The Hodag Schools Foundation has taken a $500,000 pledge from Dr. Lee Swank and family earmarked to fund indoor sports facility improvements and, with the generosity of other donors, grown it to $1.4 million, the School District of Rhinelander Board of Education learned Tuesday.
Dave Heck, president of the HSF, presented the group's ideas for improvements to the district's sports facilities during a special school board meeting Tuesday. He urged the board to contribute money from its general fund balance to invest in the facilities to benefit not only future students but the community as a whole.
To fund the recommended improvements, the school district would have to contribute almost $5 million, according to the HSF proposal.
Some of those dollars could come from the district's maintenance budget and debt service due to drop off the district's books, however between $2.5 and $3 million would have to come from the general fund.
Over the course of about 45 minutes, Heck walked the board through a Powerpoint presentation of the research HSF has done into improving the athletic facilities with an eye toward providing practice space for athletes during late winter and early spring.
The research began after the Swank donation was announced in December, he noted.
"We've raised close to $2 million dollars in the last 16 years," Heck said, referring to the length of time HSF has been operating. "We appreciate Dr. Swank's great springboard, what he did with his pledge."
Heck also noted that HSF just received two major donations toward the project in the last week as more people join the campaign.
Heck listed several reasons why the district should make investments in the practice facilities, citing the $1,339,800 in state school money the district loses per year due to students open enrolling into districts with better facilities. He also noted alack of practice space has had some spring athletes practicing at 10 p.m. due to poor weather, the opportunity for physical education classes to hold class indoors and the potential benefit to the Rhinelander community through winter events.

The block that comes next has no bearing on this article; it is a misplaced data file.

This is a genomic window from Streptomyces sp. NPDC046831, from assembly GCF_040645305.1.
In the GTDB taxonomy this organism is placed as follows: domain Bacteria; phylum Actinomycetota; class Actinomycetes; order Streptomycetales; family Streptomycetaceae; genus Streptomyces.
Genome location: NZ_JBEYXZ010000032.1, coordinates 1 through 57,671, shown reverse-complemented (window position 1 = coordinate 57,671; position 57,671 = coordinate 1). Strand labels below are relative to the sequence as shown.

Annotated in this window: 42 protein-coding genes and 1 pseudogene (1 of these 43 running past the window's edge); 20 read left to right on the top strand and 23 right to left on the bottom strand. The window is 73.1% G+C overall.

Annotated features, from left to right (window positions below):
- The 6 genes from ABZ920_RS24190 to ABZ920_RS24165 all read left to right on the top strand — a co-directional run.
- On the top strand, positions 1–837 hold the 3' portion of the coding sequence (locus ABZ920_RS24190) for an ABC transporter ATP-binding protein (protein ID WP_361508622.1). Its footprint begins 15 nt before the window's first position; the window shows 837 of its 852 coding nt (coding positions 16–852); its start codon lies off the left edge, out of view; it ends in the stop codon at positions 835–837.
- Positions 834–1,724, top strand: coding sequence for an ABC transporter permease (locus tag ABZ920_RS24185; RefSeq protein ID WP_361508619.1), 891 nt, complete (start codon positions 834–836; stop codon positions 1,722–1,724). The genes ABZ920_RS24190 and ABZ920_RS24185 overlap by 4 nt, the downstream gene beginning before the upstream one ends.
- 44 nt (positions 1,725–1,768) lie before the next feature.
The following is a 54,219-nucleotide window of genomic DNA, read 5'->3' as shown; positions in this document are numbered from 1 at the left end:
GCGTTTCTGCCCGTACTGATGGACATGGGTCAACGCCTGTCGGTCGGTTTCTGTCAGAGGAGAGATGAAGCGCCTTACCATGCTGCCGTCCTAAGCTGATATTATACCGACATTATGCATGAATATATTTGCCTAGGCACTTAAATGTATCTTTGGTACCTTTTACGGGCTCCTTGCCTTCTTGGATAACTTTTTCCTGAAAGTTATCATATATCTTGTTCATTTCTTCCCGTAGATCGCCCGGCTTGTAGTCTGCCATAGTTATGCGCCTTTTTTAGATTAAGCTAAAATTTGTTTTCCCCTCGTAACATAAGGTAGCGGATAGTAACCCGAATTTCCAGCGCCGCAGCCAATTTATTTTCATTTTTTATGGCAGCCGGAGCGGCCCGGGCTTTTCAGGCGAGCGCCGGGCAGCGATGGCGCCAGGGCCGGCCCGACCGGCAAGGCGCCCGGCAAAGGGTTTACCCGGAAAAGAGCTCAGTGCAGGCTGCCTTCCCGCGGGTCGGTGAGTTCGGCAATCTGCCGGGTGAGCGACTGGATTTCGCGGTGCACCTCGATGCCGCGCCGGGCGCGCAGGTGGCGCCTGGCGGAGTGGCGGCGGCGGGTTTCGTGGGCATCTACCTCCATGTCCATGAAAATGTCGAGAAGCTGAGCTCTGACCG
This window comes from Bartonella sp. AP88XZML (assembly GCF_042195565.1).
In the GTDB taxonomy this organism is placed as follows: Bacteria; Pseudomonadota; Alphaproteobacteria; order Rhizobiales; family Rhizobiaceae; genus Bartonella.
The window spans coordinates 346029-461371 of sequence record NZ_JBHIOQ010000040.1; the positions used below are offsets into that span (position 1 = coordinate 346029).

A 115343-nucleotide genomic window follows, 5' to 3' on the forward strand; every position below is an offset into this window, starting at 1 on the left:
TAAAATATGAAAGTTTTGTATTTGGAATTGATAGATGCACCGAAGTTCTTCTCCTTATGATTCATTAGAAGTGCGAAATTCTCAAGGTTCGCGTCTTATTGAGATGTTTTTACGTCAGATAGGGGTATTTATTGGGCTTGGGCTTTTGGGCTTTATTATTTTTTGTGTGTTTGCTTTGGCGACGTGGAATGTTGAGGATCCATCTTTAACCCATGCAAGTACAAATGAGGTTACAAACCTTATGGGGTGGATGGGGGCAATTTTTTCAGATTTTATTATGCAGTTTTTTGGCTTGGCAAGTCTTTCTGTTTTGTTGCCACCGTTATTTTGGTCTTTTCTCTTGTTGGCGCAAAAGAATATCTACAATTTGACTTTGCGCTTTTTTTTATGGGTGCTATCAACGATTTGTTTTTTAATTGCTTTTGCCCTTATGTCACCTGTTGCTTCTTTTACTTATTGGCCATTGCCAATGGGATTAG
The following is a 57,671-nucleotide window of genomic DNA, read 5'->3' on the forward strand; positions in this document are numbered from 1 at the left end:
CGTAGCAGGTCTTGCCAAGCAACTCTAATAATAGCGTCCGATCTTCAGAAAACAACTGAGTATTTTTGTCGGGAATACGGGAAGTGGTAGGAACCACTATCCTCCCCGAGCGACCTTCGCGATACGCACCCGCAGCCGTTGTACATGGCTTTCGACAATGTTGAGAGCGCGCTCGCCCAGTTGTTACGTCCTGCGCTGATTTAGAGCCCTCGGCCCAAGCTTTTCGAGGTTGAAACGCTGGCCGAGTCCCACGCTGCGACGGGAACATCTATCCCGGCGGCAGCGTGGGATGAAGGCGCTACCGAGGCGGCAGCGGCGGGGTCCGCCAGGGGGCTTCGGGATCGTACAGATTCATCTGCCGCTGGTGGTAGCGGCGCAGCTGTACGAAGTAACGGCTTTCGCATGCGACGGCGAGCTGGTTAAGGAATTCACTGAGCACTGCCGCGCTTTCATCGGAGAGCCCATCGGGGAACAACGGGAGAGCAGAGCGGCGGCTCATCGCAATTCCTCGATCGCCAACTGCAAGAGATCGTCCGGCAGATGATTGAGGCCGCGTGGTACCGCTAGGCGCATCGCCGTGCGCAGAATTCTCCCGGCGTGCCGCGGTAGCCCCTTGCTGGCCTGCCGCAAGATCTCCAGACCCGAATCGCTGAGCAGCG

After the Swank donation was announced, a committee made up of foundation members, board members and district administrators began studying how other school districts have solved the need for indoor practice facilities.
Another option the committee studied that was presented to the board Tuesday was a dome facility that would be up for six months of the year during the winter months and taken down in the warmer months.
Each had its pros and cons in the way of costs, both to construct and to maintain.
But the HSF proposal went even further, thanks to Musson Brothers offer of donating the equivalent of between 350 and 700 truck loads of fill dirt for the area between the high school and Mike Webster Stadium. This would raise the area up and improve the drainage, allowing for the placement of two softball fields in the area, utilizing the new concession stand/restroom facility at the stadium.
Heck said that donation is contingent on the district doing the work this summer while Musson is moving dirt in conjunction with the Stevens Street reconstruction project.
The committee also recommended that Mike Webster Stadium's field be replaced with astroturf. He said the work to widen the field to enable soccer to be played in the stadium caused two problems. The first is the field still has drainage concerns and the increased use in the wet spring this year has led to increased wear and tear on the surface. Both have led to soccer being played in front of the high school, much to the disappointment of players and their parents, Heck said.
Heck stressed donors are willing to contribute to the campaign, but they want to see what the district is willing to contribute.
"We want to see if this is going to happen, we want to see the investment back, we want to see success, we want to see it all work out," Heck said the donors have told him. "And we do have key discussions with other donors that are pending."
If the school district doesn't do something to address the lack of indoor practice facility space, the district will continue to lose students and state funding due to open enrollment, he added.
Director of business services Marta Kwiatkowski told the board that the $3 million the district budgets for maintenance could contribute $750,000 each of the next two years, and the $340,000 that the district will not be paying in debt service after this year would result in $1,840,000 that could be used for the project. In addition, if the district takes up to $3 million from the general fund, it could be replaced within a couple years.
While several members of the board were hesitant to vote on the overall budget, wanting to see more accurate costs for both the indoor facility and dome and more time to digest the information that came out in the over two-hour meeting, they did approve going ahead with the athletic complex portion of the proposal and returning the stadium to a turf field.
A more detailed account of the sports facilities proposal will appear in a future edition.
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